Canine Leukocyte Adhesion Deficiency Type III, CLADIII (FERMT3, German Shepherd Variant)

Identified in German Shepherd Dogs

Day Blindness (CNGA3 Exon 7, German Shepherd Variant)

Identified in German Shepherd Dogs

Urate Kidney & Bladder Stones (SLC2A9)

Identified in German Shepherd Dogs

Anhidrotic Ectodermal Dysplasia (EDA Intron 8)

Identified in German Shepherd Dogs

Renal Cystadenocarcinoma and Nodular Dermatofibrosis (FLCN Exon 7)

Identified in German Shepherd Dogs

Mucopolysaccharidosis Type VII, Sly Syndrome, MPS VII (GUSB Exon 3, German Shepherd Variant)

Identified in German Shepherd Dogs

Additional Genetic Conditions

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Clinical Tools

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Explore the genetics behind your dog’s appearance and size.

Coat Color

Coat Color

E Locus (MC1R)
Can have a melanistic mask (EmE)
K Locus (CBD103)
More likely to have a patterned haircoat (kyky)
Intensity Loci LINKAGE
Any light hair likely yellow or tan (Intermediate Red Pigmentation)
A Locus (ASIP)
Agouti (Wolf Sable) coat color pattern (awa)
D Locus (MLPH)
Dark areas of hair and skin are not lightened (DD)
B Locus (TYRP1)
Black or gray hair and skin (BB)
Saddle Tan (RALY)
Not expressed (NI)
S Locus (MITF)
Likely to have little to no white in coat (SS)
M Locus (PMEL)
No merle alleles (mm)
H Locus (Harlequin)
No harlequin alleles (hh)
Other Coat Traits

Other Coat Traits

Furnishings (RSPO2) LINKAGE
Likely unfurnished (no mustache, beard, and/or eyebrows) (II)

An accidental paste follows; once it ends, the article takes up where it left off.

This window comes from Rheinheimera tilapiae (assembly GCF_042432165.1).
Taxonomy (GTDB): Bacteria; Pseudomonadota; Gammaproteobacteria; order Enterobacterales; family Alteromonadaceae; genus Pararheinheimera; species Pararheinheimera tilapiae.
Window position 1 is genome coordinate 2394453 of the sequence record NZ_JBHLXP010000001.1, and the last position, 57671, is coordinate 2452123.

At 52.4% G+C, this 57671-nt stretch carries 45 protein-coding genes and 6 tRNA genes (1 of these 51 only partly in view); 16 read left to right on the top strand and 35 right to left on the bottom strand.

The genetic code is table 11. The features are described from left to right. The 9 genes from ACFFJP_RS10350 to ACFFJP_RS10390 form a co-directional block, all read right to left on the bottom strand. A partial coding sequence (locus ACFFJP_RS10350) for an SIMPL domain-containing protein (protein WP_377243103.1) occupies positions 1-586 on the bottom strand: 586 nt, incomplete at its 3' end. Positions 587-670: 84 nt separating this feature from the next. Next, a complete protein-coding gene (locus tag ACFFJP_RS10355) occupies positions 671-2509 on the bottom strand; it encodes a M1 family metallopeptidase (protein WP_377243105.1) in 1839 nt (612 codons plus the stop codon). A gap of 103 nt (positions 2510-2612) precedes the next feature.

Coat Length (FGF5)
Likely short or mid-length coat (GG)
Shedding (MC5R)
Likely heavy/seasonal shedding (CC)
Hairlessness (FOXI3) LINKAGE
Very unlikely to be hairless (NN)
Hairlessness (SGK3)
Very unlikely to be hairless (NN)
Oculocutaneous Albinism Type 2 (SLC45A2) LINKAGE
Likely not albino (NN)
Coat Texture (KRT71)
Likely straight coat (CC)
Other Body Features

Other Body Features

Muzzle Length (BMP3)
Likely medium or long muzzle (CC)
Tail Length (T)
Likely normal-length tail (CC)
Hind Dewclaws (LMBR1)
Unlikely to have hind dew claws (CC)
Blue Eye Color (ALX4) LINKAGE
Less likely to have blue eyes (NN)
Back Muscling & Bulk, Large Breed (ACSL4)
Likely normal muscling (CC)
Body Size

Body Size

Body Size (IGF1)
Larger (NN)
Body Size (IGFR1)
Larger (GG)
Body Size (STC2)
Intermediate (TA)
Body Size (GHR - E191K)
Intermediate (GA)
Body Size (GHR - P177L)
Larger (CC)
Performance

Performance

Altitude Adaptation (EPAS1)
Normal altitude tolerance (GG)
Appetite (POMC) LINKAGE
Normal food motivation (NN)